Note that since Script II populates the test in a more compact fashion (avg. page density = ~88% as opposed ~54% for Script I) and there would be fewer pages if the same number of rows are entered by both scripts. So, to make the comparison meaningful, I increased the number of rows for Script II to 3,000,000, and this resulted in the test table to have similar number of pages and similar sizes.

 

Why does the table scan performed significantly faster with the data that was 100% fragmented than with the data that was 85% fragmented? In fact, the query performed four times faster with the data that was 100% fragmented.

 

The key reason is that even though the data was 100% fragmented in terms of DBCC SHOWCONTIG or sys.dm_db_index_physical_stats, the pages were still considered ‘contiguous’, and SQL Server was able to post large reads and drove the I/O subsystem with significantly higher read-ahead reads.

 

More specifically, with the data populated by Script II (logical scan fragmentation = 100%),  SQL Server was able to process the test query with significantly larger reads (~360KB/read vs. ~14KB ~37KB/read for the Script I data) and with significantly higher readahead reads (11,000~12,000 readahead pages/sec vs. 3,600~6,000 readahead pages/sec for the Script I data).

 

So, higher logical scan fragmentation does not necessarily mean worse table/index scan performance.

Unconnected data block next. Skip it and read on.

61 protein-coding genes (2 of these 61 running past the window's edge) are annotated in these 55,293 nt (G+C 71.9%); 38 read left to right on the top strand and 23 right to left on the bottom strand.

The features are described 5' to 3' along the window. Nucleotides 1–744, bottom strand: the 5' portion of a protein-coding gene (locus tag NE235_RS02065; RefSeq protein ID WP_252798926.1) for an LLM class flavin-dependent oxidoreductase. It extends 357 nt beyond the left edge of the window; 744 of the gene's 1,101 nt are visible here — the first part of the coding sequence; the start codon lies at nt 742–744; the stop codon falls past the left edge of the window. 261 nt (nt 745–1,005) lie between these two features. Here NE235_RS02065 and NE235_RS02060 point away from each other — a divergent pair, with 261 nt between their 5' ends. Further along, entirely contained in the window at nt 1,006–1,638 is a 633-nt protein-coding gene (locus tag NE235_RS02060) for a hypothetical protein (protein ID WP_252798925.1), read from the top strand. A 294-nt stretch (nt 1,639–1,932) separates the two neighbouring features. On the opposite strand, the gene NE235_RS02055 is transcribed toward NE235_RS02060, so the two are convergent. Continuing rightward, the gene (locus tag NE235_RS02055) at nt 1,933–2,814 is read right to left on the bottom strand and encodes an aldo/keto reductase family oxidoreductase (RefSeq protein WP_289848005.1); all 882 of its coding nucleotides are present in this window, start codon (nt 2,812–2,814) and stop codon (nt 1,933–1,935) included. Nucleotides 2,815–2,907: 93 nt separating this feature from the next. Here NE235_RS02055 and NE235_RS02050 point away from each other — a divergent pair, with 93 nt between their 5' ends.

Published Monday, June 22, 2009 1:02 PM by Linchi Shea

Attachment(s): lsf.GIF

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Comments

 

Ranga Narasimhan said:

Linchi,

Interesting and Informative as always!

Ranga

June 22, 2009 1:43 PM
 

Scott R. said:

Linchi,

Thanks for sharing these test results.  Good info to know.

As a point of reference (best case), could you run a load of a similar table like your script II but setting c2 and c1 to the same loop value @i (hopefully resulting in a fully unfragmented table) with a similar Select Count(*) as a test?

I hope to reproduce your tests when I get some free time.

Thanks,

Scott R.

June 22, 2009 4:40 PM
 

Linchi Shea said:

Scott;

With 2,000,000 rows, the the c2 values are sorted in teh same order as expected by the clustered index, the test query completes in 28 seconds -- the same as wiht the Script II data. Note that the Script II data has 3,000,000 rows.

After I have changed the number of rows to 3,000,000, the test query completes in ~38 seconds. Note that in this case the logical scan fragmentation is 0%, but yet the tets query performs much better with the data whose logical scan fragmentation is 100%.

To make sure that this is not an accident, I have re-run the tests several times with both 0% logical scan fragmentation and 100% logical scan fragmentation with the same number of rows (3,000,000). The test query performance is consistently better with 100% logical scan fragmentation (~38 seconds vs. ~ 28 seconds).

I'm puzzled. I mean, the same amount of data, same number of pages, same page density.

BTW, all the tests are run on an internal disk. So there is no interfere that may comes with a SAN.

June 22, 2009 5:36 PM
 

Brian Tkatch said:

Linchi, excellent. i hope to see similar tests so i can get the point a little better.

BTW, there is a typo in the graph. It says "Performane" instead of "Performance".

June 23, 2009 8:13 AM
 

Linchi Shea said:

Thanks Brian! I have corrected the typo in the graph.

June 23, 2009 8:51 AM